Like it or not, Twitter is deleting the @mentions tab for all users on Twitter.com. The retweet view is also going away. (The mentions view showed you all tweets that had your username in them.) Fortunately, you can still have a bookmark or saved Twitter search that shows you your retweets, or the old list of your mentions (see “What can you do…” below).
This week, we hosted another fantastic session of #ToolsChat. We talked about the best Twitter Clients and how to use them. One of the questions asked that got really interesting answers was: Which features are the most powerful from your favourite client? I thought of collecting the answers and turning them into a blogpost for you. Some of the answers really highlight some hidden features of awesome Twitter Clients and Apps. Here are 8 great features you might have missed:
There has been a lot of buzz about the "new" social network in town, Google+, and there has been even more articles, blog posts, Twitter talk and chatter about all the features, what it means to the social networking future space and how people are...
Twitter can be a huge time-waster that brings you nothing in return unless you know the best strategies for sharing content, following influential people in your niche and attracting other people who want to follow you.
Today I found a really interesting post by Angie Schottmuller on Jay Baer’s site, Convinceandconvert.com. The article is called 7 ways to thank someone for a retweet. Angie makes a lot of really good points and a lot of excellent recommendations, but I see things a bit differently, so I thought I would tack on my perspective. Here’s hoping you join the conversation! Are you being genuine or are you being a braggart? It’s very easy to identify things that rub you the wrong way in Twitter world. That’s why you see so many posts like, “Calling BS on this” or “Why I hate people who…xyz”. Once you do that though, it’s sometimes hard to tell if you are actually executing an activity that drives someone else nuts.
You should know that attempts to directly “hack" Twitter are extremely rare. The majority of account compromises actually happen as a direct result of "phishing" schemes. Phishing is a way to target users by sending them fraudulent messages meant to trick them into sharing their passwords. This can come in the form of fake emails, attachments or log-in screens that are designed to look similar to your Twitter sign-in page. You should know that Twitter never sends emails that request your password or asks you to download attachments. Similarly, you will never have to enter your Twitter password into anything other than a Twitter log-in screen on the web and applications that you trust. You can always make sure that you’re on the real Twitter site by checking the address bar in your browser--make sure the domain is Twitter.com. There is lot more about protecting yourself from phishing attempts on our support pages. Here are some additional important recommendations from our Safety Center:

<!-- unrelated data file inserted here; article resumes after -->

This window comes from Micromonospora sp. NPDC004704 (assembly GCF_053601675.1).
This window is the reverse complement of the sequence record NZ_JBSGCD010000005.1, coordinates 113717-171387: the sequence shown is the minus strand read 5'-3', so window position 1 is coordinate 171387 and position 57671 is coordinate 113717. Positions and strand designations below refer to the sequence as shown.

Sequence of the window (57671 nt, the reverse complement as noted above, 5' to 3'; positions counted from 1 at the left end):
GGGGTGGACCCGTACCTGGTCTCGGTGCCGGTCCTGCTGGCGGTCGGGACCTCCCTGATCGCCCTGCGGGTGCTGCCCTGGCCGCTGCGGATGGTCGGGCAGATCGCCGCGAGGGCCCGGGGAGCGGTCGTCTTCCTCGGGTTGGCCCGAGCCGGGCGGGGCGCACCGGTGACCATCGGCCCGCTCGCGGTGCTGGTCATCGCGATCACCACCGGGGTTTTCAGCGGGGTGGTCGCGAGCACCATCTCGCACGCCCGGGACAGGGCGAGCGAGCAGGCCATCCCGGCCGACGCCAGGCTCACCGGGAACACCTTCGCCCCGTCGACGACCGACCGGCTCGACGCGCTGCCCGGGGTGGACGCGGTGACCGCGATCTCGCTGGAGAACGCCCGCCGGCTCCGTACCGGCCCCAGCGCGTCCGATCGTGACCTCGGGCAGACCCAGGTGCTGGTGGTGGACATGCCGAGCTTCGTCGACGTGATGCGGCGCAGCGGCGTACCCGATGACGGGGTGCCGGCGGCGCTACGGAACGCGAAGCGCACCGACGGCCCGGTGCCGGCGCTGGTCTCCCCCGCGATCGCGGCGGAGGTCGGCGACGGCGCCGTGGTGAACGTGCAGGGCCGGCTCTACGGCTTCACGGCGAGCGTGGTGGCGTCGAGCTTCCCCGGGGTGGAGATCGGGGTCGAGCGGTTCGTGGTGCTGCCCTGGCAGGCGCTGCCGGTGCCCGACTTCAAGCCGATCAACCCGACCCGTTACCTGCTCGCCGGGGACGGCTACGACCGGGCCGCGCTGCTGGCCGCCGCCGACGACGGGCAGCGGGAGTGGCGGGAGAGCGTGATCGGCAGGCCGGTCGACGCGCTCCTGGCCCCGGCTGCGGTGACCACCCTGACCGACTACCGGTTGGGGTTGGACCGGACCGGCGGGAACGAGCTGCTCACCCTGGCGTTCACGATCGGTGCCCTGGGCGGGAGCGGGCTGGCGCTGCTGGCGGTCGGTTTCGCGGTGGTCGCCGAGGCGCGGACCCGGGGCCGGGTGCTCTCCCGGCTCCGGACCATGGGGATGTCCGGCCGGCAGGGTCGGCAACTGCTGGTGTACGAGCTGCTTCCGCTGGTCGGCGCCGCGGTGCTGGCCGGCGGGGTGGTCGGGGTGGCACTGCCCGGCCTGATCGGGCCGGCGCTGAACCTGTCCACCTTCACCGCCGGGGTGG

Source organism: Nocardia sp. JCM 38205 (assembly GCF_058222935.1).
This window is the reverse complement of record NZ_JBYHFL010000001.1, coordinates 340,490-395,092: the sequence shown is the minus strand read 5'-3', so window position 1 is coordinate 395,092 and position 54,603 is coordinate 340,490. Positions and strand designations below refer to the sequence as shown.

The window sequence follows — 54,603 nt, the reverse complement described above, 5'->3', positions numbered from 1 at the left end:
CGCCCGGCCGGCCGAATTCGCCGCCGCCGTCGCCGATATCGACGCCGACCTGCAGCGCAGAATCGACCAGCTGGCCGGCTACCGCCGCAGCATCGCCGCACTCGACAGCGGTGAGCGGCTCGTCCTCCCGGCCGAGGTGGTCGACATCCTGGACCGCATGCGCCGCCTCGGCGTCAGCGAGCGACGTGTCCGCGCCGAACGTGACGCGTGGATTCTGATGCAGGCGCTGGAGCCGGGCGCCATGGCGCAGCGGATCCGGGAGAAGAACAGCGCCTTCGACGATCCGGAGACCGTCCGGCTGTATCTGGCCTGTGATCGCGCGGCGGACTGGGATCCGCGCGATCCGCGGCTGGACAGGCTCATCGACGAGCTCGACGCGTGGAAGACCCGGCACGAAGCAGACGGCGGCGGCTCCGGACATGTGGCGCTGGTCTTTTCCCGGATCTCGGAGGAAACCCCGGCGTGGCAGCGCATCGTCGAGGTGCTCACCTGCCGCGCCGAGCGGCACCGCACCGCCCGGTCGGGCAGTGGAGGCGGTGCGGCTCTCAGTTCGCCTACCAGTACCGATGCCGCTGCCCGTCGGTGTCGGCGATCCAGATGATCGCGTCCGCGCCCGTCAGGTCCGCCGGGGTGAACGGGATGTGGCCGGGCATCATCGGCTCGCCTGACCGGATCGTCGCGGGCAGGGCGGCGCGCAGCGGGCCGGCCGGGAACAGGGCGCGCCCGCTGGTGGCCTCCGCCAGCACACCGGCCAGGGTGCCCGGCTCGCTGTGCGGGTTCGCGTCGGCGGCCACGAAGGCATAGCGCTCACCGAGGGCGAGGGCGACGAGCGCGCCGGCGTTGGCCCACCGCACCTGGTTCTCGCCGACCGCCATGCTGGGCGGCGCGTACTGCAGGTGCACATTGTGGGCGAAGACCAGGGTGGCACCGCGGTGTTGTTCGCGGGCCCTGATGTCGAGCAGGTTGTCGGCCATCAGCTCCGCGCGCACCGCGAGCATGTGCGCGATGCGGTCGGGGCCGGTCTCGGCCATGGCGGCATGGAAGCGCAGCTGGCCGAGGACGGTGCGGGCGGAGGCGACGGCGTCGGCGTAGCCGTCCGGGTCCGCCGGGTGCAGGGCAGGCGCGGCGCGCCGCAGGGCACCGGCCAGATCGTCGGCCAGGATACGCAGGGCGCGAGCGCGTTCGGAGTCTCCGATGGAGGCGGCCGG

Though we’ve only had it for a few years, it’s already hard to picture a world without Twitter. The simple social network is the Information Age equivalent of crack, allowing us instant access to thoughts and facts from millions of people all across the world. Almost every piece of news breaks on Twitter first. Sometimes, during particularly embarrassing lapses of judgement, news breaks because of Twitter. This one simple website gives us an unprecedented level of access to the world. There’s just one problem with Twitter: People are stupid. This story starts Monday, the day the NFL lockout ended. The Internet was buzzing with rumors at 10pm, the time when undrafted college players could begin officially negotiating with NFL teams. On a message board I frequent, one user made a joke about linebacker Mark Herzlich joining the Baltimore Ravens. Another user believed it and posted it on Twitter, where somebody who calls himself @NFLDraftInsider picked it up and spread it to his thousands of followers.
An article on HuffingtonPost.com today brought my attention back to all the reasons I still love Twitter, despite the people who use it to broadcast information that I don’t need or care about. Some Twitter users might not like it when you tweet about certain things, but I do. Things like… Good mornings. Twitter is a social platform, a virtual space to connect with like-minded/spirited people. So I love it when others reach out on Twitter. Offline, I smile and say “good morning” or “hi” to people I don’t know. Why would I be different online? Simple exchanges like that are reminders of our humanity and that we are not alone in the world. Some people will say good morning back — and just like that, I find my peeps! These are the people that I feel a connection with … and follow. So when I’m looking for advice, Information, recommendations on products and services, new books or articles to read, or people to collaborate with, I turn to the people I’ve already connected with, like, and trust. (Oh yeah, I met my business partner on Twitter. We first started exchanging tweets a year ago.)
Twitter is chock-full of humorous fake feeds with massive cult followings. The microblogging service's 140-character message limit has turned out to be the perfect forum for one-line zingers, as the individuals behind @fakeapstylebook, @bpglobalpr and @mayoremanuel all discovered for themselves. But running a popular fake Twitter feed requires careful juggling of real-life concerns with the need to constantly evaluate the shifting moods of social media users. We spoke with the man behind one popular fake Twitter feed, the 11,000-follower @osamainhell--who tweets exclusively in the voice of the dead terrorist--and got him to shed his secret identity and offer some tips on running a satirical Twitter feed.